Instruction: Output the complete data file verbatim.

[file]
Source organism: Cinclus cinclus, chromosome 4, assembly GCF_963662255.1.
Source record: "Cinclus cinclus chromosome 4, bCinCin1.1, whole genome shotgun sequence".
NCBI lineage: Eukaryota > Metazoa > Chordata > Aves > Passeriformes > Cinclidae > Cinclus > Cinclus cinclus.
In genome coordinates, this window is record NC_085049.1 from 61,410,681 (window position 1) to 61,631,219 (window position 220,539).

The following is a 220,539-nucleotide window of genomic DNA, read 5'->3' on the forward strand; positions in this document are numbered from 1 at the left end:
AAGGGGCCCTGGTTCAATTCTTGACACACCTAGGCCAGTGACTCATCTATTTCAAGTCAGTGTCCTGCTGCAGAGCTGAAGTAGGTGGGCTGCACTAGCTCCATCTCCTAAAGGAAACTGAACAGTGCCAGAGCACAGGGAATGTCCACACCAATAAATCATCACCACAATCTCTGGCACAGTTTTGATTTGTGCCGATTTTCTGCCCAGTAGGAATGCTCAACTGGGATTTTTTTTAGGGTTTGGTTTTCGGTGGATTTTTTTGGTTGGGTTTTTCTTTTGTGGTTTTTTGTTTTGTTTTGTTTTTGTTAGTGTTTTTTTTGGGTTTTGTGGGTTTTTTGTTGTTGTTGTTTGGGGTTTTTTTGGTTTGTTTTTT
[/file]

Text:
Source organism: Cinclus cinclus, chromosome 4, assembly GCF_963662255.1.
Source record: "Cinclus cinclus chromosome 4, bCinCin1.1, whole genome shotgun sequence".
NCBI lineage: Eukaryota > Metazoa > Chordata > Aves > Passeriformes > Cinclidae > Cinclus > Cinclus cinclus.
In genome coordinates, this window is record NC_085049.1 from 61,410,681 (window position 1) to 61,631,219 (window position 220,539).

The following is a 220,539-nucleotide window of genomic DNA, read 5'->3' on the forward strand; positions in this document are numbered from 1 at the left end:
AAGGGGCCCTGGTTCAATTCTTGACACACCTAGGCCAGTGACTCATCTATTTCAAGTCAGTGTCCTGCTGCAGAGCTGAAGTAGGTGGGCTGCACTAGCTCCATCTCCTAAAGGAAACTGAACAGTGCCAGAGCACAGGGAATGTCCACACCAATAAATCATCACCACAATCTCTGGCACAGTTTTGATTTGTGCCGATTTTCTGCCCAGTAGGAATGCTCAACTGGGATTTTTTTTAGGGTTTGGTTTTCGGTGGATTTTTTTGGTTGGGTTTTTCTTTTGTGGTTTTTTGTTTTGTTTTGTTTTTGTTAGTGTTTTTTTTGGGTTTTGTGGGTTTTTTGTTGTTGTTGTTTGGGGTTTTTTTGGTTTGTTTTTT